Thus, it can be objectively asserted that the current outlays as a percent of GDP are running at a rate of approximately 3.5% of GDP higher than the historical average between 1980 and 2007. Furthermore, the current rate of outlays is 2.1 percentage points higher than it was during the 12 years of the Reagan and Bush administrations.
Some might argue that this current "excess" level of spending of 3.5% of GDP is justified for countercyclical reasons in the context of an economy that has been immersed in a serious crisis. Others might disagree.
However, what is incontrovertible is this: With the budget deficit projected to be 8.5% of GDP in 2012, spending cuts totaling 3.5% of GDP (that would reduce outlays as a percent of GDP to the average level between 1980 and 2007) would not suffice to balance the US budget or even bring the deficit down to a sustainable level. The clear implication of these facts is that any serious attempt to bring the US budget deficit down to a sustainable level must necessarily raise substantial new revenues at the same time.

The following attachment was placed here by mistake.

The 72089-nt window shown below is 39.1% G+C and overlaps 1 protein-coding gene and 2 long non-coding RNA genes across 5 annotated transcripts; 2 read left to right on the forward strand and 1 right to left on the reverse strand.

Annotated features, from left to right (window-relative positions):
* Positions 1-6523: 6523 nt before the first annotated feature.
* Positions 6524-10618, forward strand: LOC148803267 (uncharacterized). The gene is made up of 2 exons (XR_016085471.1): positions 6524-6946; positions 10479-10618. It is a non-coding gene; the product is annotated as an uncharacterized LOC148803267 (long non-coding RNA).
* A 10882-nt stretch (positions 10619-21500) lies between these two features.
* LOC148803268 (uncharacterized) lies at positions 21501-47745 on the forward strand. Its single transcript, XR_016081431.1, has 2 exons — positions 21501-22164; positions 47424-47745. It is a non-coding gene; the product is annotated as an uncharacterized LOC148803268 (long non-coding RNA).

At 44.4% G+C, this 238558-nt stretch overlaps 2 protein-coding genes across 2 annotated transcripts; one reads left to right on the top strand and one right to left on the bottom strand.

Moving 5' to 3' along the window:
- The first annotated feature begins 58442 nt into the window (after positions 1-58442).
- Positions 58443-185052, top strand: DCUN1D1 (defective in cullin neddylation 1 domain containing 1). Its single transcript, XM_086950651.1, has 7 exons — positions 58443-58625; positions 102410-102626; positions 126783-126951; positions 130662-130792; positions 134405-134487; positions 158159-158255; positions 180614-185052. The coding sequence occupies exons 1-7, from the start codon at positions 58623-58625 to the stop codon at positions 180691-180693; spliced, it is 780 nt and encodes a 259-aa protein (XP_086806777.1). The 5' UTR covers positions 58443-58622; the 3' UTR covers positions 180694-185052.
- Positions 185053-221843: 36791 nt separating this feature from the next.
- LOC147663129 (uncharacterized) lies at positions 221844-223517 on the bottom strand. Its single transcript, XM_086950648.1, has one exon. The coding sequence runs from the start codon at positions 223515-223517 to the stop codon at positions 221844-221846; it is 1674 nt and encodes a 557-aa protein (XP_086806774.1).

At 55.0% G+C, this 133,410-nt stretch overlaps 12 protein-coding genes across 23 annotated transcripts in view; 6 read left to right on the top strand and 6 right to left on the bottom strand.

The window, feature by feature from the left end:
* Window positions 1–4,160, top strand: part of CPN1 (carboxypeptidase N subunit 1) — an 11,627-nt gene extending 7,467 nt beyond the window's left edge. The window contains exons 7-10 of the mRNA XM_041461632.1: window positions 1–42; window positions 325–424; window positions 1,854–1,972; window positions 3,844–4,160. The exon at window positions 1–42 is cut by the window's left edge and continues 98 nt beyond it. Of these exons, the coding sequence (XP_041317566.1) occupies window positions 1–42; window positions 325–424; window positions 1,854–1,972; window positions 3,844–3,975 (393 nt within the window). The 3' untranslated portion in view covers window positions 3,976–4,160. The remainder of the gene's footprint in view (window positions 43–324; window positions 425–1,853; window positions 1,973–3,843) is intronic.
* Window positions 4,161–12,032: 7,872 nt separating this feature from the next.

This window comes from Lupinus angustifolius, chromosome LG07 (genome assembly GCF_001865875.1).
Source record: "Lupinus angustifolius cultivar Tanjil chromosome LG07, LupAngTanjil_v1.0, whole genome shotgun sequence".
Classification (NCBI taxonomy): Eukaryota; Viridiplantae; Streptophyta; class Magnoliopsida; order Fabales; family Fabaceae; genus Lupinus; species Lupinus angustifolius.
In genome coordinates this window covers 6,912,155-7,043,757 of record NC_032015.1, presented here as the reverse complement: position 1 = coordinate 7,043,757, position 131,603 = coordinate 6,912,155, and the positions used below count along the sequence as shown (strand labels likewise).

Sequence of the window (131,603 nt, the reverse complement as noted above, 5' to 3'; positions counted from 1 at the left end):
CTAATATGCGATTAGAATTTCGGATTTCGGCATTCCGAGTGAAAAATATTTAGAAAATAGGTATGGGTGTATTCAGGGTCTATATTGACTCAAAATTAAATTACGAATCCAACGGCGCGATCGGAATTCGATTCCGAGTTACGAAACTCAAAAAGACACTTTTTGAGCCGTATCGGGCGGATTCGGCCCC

Fact 2: Government Receipts Are At The Lowest Levels Since 1950, But Raising Revenues Alone Cannot Balance the Budget
Total federal receipts are currently running at a rate of approximately 15.8% of GDP. This compares to a historical average of 18.0% between 1980 and 2007, with a low of 15.1% (2009, 2010), and a high of 20.6% (2000). The average for the Reagan and Bush administrations was 18.2% with a high of 19.6% (1981) and a low of 17.3% (1984).